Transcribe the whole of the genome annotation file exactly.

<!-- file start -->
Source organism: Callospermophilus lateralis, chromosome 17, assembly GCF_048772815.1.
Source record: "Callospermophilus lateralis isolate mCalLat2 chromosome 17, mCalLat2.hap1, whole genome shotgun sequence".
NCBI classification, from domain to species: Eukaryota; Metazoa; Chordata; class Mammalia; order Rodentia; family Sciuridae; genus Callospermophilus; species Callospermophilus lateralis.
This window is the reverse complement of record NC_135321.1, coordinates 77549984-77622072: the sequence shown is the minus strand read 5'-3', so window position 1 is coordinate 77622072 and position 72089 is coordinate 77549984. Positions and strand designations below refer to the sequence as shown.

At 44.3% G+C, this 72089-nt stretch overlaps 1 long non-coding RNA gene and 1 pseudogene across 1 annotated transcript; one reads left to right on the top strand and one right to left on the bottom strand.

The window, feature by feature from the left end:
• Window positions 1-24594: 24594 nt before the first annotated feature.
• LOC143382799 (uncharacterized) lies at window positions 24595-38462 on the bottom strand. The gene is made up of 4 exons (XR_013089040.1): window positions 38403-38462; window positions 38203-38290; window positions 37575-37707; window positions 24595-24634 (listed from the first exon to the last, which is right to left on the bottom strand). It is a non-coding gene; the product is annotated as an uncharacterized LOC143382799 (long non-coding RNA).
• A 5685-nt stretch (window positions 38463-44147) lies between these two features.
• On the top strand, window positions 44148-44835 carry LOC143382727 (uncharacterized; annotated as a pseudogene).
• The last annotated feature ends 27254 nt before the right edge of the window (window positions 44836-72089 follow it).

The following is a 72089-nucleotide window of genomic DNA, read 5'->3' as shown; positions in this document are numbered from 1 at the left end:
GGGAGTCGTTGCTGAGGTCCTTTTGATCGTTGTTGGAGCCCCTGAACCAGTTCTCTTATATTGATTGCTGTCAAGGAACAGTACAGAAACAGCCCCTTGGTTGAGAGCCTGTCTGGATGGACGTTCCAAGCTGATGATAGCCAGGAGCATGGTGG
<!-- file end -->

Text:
Source organism: Callospermophilus lateralis, chromosome 17, assembly GCF_048772815.1.
Source record: "Callospermophilus lateralis isolate mCalLat2 chromosome 17, mCalLat2.hap1, whole genome shotgun sequence".
NCBI classification, from domain to species: Eukaryota; Metazoa; Chordata; class Mammalia; order Rodentia; family Sciuridae; genus Callospermophilus; species Callospermophilus lateralis.
This window is the reverse complement of record NC_135321.1, coordinates 77549984-77622072: the sequence shown is the minus strand read 5'-3', so window position 1 is coordinate 77622072 and position 72089 is coordinate 77549984. Positions and strand designations below refer to the sequence as shown.

At 44.3% G+C, this 72089-nt stretch overlaps 1 long non-coding RNA gene and 1 pseudogene across 1 annotated transcript; one reads left to right on the top strand and one right to left on the bottom strand.

The window, feature by feature from the left end:
• Window positions 1-24594: 24594 nt before the first annotated feature.
• LOC143382799 (uncharacterized) lies at window positions 24595-38462 on the bottom strand. The gene is made up of 4 exons (XR_013089040.1): window positions 38403-38462; window positions 38203-38290; window positions 37575-37707; window positions 24595-24634 (listed from the first exon to the last, which is right to left on the bottom strand). It is a non-coding gene; the product is annotated as an uncharacterized LOC143382799 (long non-coding RNA).
• A 5685-nt stretch (window positions 38463-44147) lies between these two features.
• On the top strand, window positions 44148-44835 carry LOC143382727 (uncharacterized; annotated as a pseudogene).
• The last annotated feature ends 27254 nt before the right edge of the window (window positions 44836-72089 follow it).

The following is a 72089-nucleotide window of genomic DNA, read 5'->3' as shown; positions in this document are numbered from 1 at the left end:
GGGAGTCGTTGCTGAGGTCCTTTTGATCGTTGTTGGAGCCCCTGAACCAGTTCTCTTATATTGATTGCTGTCAAGGAACAGTACAGAAACAGCCCCTTGGTTGAGAGCCTGTCTGGATGGACGTTCCAAGCTGATGATAGCCAGGAGCATGGTGG